A rotation period completed abroad is a rewarding experience, even though it requires a bit more organising compared to rotations completed in Helsinki. Finding a suitable research group is your responsibility, but you should ask for tips from senior students and, when necessary, the programme's Education Planning Officer. After finding a suitable group, please announce the relevant details in a manner similar to other rotation periods. Unfortunately, the pay for rotation periods completed abroad will be the same as for periods completed in Finland. However, you should check whether you are entitled to an increased student grant for the duration of the rotation. If necessary, the Education Planning Officer will provide you with a separate certificate on the rotation for Kela, the Social Insurance Institution of Finland. Please note that no credits will be awarded for rotation periods. Airline tickets, accommodation and other travel arrangements are your responsibility.
Next summer, I only want to work in one research group. Is that OK?
The MD PhD Programme’s speciality lies in the opportunity to visit several different rotation groups before choosing your research group. Students ought to go to at least three different groups in two years, with one of the groups being a clinical research group. However, if it is the best thing for the student due to, for example, their situation in life or interest to finish the rotations in the same group, it is possible to do so and you could commit to a group after the first summer. Please contact the programme's Education Planning Officer (email@example.com) if due to your circumstances you can only work in one group. The schedules are flexible and we will always try to resolve the cases in students’ favour.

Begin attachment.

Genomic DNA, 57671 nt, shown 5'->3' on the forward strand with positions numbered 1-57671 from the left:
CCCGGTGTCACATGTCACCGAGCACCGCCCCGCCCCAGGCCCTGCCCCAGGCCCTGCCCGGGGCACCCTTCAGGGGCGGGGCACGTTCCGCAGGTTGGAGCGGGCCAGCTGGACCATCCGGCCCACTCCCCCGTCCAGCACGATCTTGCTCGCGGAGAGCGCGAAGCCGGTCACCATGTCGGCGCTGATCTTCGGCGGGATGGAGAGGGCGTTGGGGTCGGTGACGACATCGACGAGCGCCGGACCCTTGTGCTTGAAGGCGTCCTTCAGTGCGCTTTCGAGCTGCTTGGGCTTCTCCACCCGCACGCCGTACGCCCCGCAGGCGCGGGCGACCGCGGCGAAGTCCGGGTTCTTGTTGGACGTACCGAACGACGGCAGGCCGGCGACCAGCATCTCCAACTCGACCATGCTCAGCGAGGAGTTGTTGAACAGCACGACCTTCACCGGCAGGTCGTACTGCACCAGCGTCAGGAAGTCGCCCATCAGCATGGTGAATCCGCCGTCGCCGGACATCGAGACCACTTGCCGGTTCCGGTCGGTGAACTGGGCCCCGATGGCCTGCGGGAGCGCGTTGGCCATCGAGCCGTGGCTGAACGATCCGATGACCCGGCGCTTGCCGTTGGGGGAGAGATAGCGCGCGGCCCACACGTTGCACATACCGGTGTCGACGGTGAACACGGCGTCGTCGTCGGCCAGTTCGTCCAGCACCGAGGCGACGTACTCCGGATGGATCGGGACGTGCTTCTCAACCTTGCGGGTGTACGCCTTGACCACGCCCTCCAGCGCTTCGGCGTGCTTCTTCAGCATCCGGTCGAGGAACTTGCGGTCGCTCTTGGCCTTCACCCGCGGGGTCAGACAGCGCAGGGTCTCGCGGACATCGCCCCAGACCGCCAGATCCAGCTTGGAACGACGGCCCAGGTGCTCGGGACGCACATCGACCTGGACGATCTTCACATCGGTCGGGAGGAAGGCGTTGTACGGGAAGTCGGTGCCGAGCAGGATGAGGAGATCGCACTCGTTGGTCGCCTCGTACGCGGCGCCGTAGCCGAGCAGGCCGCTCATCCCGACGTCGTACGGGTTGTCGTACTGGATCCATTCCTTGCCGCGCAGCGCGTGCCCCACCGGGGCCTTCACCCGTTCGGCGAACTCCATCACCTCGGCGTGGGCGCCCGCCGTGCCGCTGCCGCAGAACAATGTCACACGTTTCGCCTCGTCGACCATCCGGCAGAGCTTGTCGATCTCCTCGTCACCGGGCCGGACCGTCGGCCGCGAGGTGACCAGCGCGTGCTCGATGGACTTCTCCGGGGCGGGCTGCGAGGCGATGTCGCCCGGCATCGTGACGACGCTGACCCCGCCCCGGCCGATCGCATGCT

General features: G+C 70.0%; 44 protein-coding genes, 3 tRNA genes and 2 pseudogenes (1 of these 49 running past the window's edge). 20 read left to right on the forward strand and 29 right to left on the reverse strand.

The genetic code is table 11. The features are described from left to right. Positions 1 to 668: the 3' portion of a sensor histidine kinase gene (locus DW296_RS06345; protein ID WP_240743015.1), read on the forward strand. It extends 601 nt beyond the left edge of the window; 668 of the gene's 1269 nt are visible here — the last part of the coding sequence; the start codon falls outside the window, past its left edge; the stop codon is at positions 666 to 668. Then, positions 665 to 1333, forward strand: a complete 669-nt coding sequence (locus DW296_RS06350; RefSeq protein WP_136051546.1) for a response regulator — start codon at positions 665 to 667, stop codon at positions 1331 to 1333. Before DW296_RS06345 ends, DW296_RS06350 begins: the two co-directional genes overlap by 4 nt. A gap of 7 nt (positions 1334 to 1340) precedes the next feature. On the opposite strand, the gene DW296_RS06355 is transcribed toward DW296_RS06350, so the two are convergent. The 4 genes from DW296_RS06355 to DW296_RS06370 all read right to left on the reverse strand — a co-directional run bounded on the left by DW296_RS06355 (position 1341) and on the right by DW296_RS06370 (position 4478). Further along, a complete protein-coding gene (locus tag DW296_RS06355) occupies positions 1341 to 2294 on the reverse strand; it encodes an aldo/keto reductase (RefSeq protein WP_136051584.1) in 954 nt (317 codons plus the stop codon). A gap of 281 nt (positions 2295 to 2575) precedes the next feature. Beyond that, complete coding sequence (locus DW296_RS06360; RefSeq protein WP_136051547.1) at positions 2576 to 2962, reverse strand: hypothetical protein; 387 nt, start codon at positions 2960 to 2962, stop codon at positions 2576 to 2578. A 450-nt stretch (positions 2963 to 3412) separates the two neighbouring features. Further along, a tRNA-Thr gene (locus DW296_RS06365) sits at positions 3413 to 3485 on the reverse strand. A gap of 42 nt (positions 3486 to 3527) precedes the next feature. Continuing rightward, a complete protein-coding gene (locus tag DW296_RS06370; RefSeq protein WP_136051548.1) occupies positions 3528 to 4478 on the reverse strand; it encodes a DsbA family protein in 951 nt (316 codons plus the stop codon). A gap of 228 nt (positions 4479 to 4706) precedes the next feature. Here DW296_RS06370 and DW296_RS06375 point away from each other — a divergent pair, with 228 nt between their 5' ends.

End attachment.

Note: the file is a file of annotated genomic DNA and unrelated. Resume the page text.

One rotation period must be completed in a research group of the Faculty conducting clinical research. What is considered a clinical research group?
Clinical research groups are groups where the group director is conducting clinical research or where patient data is being processed. If unsure about a certain group fulfilling the criteria for clinical research groups, you can check the matter with the Education Planning Officer.
Should I commit to a research group already after my first summer?
You should not. It is a good idea to see more than one group before you decide on yours. Some of the groups will not even let you choose their group after the first summer.
However, if it is the best thing for the student due to, for example, their situation in life or interest to finish the rotations in the same group, it is possible to do so and you could commit to a group after the first summer. In this case, it is a good idea to discuss the matter first with MD PhD’s Education Planning Officer before making any definite plans.
Should I do part-time research already after my first rotation summer (second year of studies)?
This depends on the student. The MD PhD does not require doing part-time research, however, if the student has time and energy to do so, they can. It is good to keep in mind though, that new research groups become available after the first rotation summer. Working in more than one group might help the student in deciding their own research topic.